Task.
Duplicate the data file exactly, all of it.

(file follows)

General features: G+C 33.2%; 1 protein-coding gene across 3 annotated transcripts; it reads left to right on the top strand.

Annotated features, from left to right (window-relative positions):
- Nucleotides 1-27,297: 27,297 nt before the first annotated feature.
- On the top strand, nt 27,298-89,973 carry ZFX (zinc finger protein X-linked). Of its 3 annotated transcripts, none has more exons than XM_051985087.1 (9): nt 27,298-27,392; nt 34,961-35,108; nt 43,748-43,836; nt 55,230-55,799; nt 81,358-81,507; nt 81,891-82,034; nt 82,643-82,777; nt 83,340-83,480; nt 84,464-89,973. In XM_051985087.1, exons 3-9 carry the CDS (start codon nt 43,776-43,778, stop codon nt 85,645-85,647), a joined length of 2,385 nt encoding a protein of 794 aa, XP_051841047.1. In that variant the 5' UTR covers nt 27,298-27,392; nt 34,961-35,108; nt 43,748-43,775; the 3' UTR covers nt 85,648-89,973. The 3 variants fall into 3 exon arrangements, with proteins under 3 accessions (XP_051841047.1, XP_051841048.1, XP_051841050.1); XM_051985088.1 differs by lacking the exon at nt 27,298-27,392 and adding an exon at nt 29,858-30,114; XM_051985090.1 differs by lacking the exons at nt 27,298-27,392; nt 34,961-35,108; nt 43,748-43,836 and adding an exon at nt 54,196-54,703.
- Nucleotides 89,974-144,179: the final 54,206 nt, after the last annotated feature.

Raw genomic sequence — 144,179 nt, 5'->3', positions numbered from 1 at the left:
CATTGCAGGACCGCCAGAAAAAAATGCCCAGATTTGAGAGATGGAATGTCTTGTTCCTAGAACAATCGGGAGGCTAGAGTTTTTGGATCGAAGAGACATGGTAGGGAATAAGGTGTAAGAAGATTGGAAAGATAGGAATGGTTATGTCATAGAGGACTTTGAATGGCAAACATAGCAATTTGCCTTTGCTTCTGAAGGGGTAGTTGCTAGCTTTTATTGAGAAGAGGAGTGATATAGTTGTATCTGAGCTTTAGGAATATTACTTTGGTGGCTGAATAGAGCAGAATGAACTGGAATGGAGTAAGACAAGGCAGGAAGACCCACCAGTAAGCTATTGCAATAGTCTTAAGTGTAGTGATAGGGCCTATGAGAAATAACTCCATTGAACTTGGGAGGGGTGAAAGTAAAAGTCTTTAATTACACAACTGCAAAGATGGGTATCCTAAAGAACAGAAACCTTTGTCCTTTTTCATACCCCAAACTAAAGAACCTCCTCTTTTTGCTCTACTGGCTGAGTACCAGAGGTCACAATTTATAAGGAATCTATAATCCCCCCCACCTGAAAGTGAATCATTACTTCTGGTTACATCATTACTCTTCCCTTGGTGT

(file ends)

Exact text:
General features: G+C 33.2%; 1 protein-coding gene across 3 annotated transcripts; it reads left to right on the top strand.

Annotated features, from left to right (window-relative positions):
- Nucleotides 1-27,297: 27,297 nt before the first annotated feature.
- On the top strand, nt 27,298-89,973 carry ZFX (zinc finger protein X-linked). Of its 3 annotated transcripts, none has more exons than XM_051985087.1 (9): nt 27,298-27,392; nt 34,961-35,108; nt 43,748-43,836; nt 55,230-55,799; nt 81,358-81,507; nt 81,891-82,034; nt 82,643-82,777; nt 83,340-83,480; nt 84,464-89,973. In XM_051985087.1, exons 3-9 carry the CDS (start codon nt 43,776-43,778, stop codon nt 85,645-85,647), a joined length of 2,385 nt encoding a protein of 794 aa, XP_051841047.1. In that variant the 5' UTR covers nt 27,298-27,392; nt 34,961-35,108; nt 43,748-43,775; the 3' UTR covers nt 85,648-89,973. The 3 variants fall into 3 exon arrangements, with proteins under 3 accessions (XP_051841047.1, XP_051841048.1, XP_051841050.1); XM_051985088.1 differs by lacking the exon at nt 27,298-27,392 and adding an exon at nt 29,858-30,114; XM_051985090.1 differs by lacking the exons at nt 27,298-27,392; nt 34,961-35,108; nt 43,748-43,836 and adding an exon at nt 54,196-54,703.
- Nucleotides 89,974-144,179: the final 54,206 nt, after the last annotated feature.

Raw genomic sequence — 144,179 nt, 5'->3', positions numbered from 1 at the left:
CATTGCAGGACCGCCAGAAAAAAATGCCCAGATTTGAGAGATGGAATGTCTTGTTCCTAGAACAATCGGGAGGCTAGAGTTTTTGGATCGAAGAGACATGGTAGGGAATAAGGTGTAAGAAGATTGGAAAGATAGGAATGGTTATGTCATAGAGGACTTTGAATGGCAAACATAGCAATTTGCCTTTGCTTCTGAAGGGGTAGTTGCTAGCTTTTATTGAGAAGAGGAGTGATATAGTTGTATCTGAGCTTTAGGAATATTACTTTGGTGGCTGAATAGAGCAGAATGAACTGGAATGGAGTAAGACAAGGCAGGAAGACCCACCAGTAAGCTATTGCAATAGTCTTAAGTGTAGTGATAGGGCCTATGAGAAATAACTCCATTGAACTTGGGAGGGGTGAAAGTAAAAGTCTTTAATTACACAACTGCAAAGATGGGTATCCTAAAGAACAGAAACCTTTGTCCTTTTTCATACCCCAAACTAAAGAACCTCCTCTTTTTGCTCTACTGGCTGAGTACCAGAGGTCACAATTTATAAGGAATCTATAATCCCCCCCACCTGAAAGTGAATCATTACTTCTGGTTACATCATTACTCTTCCCTTGGTGT